By Cillian Gillespie
It is fitting that 2018 opened up with the outbreak of revolts and upheavals in both Iran and Tunisia, with young people to the fore in both. This year marks half a century since the revolutionary year that was 1968.
This was a year that saw young people and workers challenge oppressive capitalist and Stalinist regimes across the planet. In countries as diverse as Pakistan, France and Czechoslovakia revolution burst out against the dictatorial elites that ruled these societies.
Opposition to war & racism
An entire generation was beginning to question and reject the old order, and in turn begin to draw revolutionary socialist conclusions about the world we live in. A sharp angle that radicalised many, particularly young people, was the ongoing horrors of US imperialism’s war in Vietnam and the heroic resistance by Vietnamese peasants and workers to its colonial presence. Throughout 1968 mass protests against the war engulfed cities throughout the world.
Added to this was the inspiring struggle for black liberation in the United States itself. The deepening radicalisation of this movement was starkly visible at that year’s Olympics Games in Mexico City, when athletes Tommy Smith and John Carlos gave the “Black Power” salute at the medal awards ceremony while the “Star Spangled Banner” was playing.
In May 1968, a revolutionary general strike of ten million workers shook French capitalism to its core, as the oppressive regime of Charles De Gaulle teetered on the brink of collapse. A real possibility for the working class to take power and carry through a socialist revolution existed only to be betrayed by the (mis)leadership of the Communist Party.
These events had an enormous impact on events here in Ireland, with young people in particular drawing inspiration from these explosive events. Already the working class from the mid 1960s onwards had found a new sense of confidence in its own power that resulted in a growing wave of militant industrial action.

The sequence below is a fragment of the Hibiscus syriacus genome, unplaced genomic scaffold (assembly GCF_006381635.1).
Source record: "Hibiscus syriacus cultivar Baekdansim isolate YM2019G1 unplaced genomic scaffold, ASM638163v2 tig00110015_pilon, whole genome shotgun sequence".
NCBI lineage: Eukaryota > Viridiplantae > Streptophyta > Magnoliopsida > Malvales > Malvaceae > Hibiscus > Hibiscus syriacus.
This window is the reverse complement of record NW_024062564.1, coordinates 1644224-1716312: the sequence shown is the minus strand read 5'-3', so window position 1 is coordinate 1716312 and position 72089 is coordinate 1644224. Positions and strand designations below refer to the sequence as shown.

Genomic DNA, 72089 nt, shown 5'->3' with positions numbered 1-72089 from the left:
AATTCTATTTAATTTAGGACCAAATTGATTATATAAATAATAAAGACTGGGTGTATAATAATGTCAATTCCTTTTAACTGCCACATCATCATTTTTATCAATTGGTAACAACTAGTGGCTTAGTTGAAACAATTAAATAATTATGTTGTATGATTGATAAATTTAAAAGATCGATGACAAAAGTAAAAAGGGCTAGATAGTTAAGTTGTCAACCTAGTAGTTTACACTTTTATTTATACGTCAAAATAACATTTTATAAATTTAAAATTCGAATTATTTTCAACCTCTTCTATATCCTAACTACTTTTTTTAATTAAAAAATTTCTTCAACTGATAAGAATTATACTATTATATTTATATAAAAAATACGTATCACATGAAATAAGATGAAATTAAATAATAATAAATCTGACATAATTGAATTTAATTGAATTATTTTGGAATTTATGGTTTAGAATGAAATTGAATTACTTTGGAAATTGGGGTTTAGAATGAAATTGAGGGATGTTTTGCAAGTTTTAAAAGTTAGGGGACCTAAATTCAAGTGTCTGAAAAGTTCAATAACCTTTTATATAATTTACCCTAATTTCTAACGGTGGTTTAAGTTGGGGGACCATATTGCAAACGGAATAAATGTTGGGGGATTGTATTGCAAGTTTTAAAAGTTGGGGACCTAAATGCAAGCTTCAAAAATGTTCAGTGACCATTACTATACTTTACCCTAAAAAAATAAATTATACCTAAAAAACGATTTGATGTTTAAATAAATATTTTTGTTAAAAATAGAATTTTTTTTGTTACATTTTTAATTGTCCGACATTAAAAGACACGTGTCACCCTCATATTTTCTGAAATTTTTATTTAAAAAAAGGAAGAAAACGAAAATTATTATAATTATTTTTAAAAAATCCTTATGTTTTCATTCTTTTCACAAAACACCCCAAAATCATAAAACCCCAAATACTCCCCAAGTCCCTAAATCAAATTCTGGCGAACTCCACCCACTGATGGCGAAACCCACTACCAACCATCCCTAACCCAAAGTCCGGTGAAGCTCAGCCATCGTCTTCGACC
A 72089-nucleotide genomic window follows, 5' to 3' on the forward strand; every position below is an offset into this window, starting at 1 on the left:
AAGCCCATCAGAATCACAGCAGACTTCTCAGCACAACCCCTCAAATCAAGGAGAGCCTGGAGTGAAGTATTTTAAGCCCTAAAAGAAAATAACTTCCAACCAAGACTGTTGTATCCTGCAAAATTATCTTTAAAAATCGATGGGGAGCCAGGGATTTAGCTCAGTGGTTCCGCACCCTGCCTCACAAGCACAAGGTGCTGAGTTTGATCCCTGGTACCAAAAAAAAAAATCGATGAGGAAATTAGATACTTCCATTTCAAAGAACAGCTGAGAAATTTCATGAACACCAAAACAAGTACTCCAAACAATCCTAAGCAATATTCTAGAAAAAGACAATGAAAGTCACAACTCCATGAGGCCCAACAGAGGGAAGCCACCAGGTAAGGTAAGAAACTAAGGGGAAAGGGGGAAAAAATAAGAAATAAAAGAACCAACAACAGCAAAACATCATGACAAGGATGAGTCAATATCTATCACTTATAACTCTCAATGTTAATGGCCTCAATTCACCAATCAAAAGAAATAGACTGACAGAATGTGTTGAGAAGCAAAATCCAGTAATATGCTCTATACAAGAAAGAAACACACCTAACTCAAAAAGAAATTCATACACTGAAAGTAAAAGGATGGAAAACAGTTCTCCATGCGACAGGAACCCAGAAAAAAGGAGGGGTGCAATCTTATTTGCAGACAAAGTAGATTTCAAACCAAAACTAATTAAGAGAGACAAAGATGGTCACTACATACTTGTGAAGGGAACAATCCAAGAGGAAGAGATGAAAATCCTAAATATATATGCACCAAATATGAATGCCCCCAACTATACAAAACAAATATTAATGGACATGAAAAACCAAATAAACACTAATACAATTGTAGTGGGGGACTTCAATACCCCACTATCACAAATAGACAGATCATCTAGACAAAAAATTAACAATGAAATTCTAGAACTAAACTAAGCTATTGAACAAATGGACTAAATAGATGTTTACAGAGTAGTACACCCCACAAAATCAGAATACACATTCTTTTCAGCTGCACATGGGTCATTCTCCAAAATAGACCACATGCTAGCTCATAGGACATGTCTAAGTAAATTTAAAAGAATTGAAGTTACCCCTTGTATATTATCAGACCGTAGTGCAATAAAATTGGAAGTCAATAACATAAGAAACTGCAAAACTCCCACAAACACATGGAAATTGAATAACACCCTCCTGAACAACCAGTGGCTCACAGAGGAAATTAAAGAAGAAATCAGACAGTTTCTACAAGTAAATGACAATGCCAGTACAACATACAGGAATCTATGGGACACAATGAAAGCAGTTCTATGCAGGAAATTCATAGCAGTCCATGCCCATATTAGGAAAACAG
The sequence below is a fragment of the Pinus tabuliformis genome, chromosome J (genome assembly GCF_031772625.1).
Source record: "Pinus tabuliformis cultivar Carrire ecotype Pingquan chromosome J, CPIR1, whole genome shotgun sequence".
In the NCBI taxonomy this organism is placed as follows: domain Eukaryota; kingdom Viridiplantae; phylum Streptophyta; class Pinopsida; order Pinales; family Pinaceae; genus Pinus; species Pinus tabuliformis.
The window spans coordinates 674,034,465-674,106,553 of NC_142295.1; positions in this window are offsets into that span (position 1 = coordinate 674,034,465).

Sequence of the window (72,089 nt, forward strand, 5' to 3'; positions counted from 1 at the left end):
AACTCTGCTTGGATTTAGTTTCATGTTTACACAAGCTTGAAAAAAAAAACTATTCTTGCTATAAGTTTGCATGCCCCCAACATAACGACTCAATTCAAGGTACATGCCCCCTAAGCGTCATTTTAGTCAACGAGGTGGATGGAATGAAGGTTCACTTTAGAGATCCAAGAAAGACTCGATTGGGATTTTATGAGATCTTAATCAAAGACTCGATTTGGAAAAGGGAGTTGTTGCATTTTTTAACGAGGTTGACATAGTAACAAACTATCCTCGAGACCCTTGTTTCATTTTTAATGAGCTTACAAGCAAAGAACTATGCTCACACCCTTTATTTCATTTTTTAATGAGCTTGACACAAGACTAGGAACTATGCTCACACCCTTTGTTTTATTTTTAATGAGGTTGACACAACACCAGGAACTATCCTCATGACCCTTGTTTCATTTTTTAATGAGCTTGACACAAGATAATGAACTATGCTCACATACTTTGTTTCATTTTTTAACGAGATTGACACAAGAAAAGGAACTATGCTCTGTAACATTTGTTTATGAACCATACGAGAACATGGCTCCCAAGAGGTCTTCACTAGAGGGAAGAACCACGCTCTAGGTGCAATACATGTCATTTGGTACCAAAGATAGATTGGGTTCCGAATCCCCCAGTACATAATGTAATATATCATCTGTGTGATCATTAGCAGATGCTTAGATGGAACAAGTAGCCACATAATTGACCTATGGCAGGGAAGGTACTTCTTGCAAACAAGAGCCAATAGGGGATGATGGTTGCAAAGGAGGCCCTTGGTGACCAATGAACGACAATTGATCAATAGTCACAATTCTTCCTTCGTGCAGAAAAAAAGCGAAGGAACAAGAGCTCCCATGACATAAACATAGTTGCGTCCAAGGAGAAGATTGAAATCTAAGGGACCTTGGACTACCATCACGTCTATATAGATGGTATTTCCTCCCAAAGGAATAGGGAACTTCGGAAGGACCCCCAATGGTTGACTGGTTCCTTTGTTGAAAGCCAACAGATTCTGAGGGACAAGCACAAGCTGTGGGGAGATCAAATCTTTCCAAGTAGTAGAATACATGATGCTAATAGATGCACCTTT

Many young people became active in the battle for decent housing in Dublin. There was a growing challenge to the rule of the Catholic Church, and flowing from that opposition to censorship and the ban on contraception. The Labour Party, which then had an organic connection to the workers’ movement, shifted to the left.
In the North working-class struggle has similarly developed – uniting Protestant and Catholic workers in common struggle. The civil rights movement emerged, spearheaded by young people and influenced by socialist ideas, in opposition to the Unionist regime of the Northern state. The young
people that involved themselves with this movement were also rejecting what were seen as the outdated ideas of right wing nationalism. It not only demanded an end to the systematic discrimination faced by Catholics but crucially, had class demands for housing and jobs for all to the fore, which was able to gain a sympathetic ear and support of young Protestants.
Capitalism today is once again preparing the basis for dramatic upheavals and revolts to take place. While the events of 1968 took place against the backdrop of a general boom in world capitalism, in the last ten years we have seen capitalist crisis and an intensification of the growing transfer of wealth from working class people to the super-rich. There are now unprecedented levels of wealth inequality in existence.
Like in 1968 there is a growing aspiration for change in terms of living standards and fulfilment of peoples’ rights which capitalism cannot deliver. To deliver this change we need something that was absent 50 years ago, a movement of working-class and young people that is willing to decisively challenge capitalism and organise for socialist change.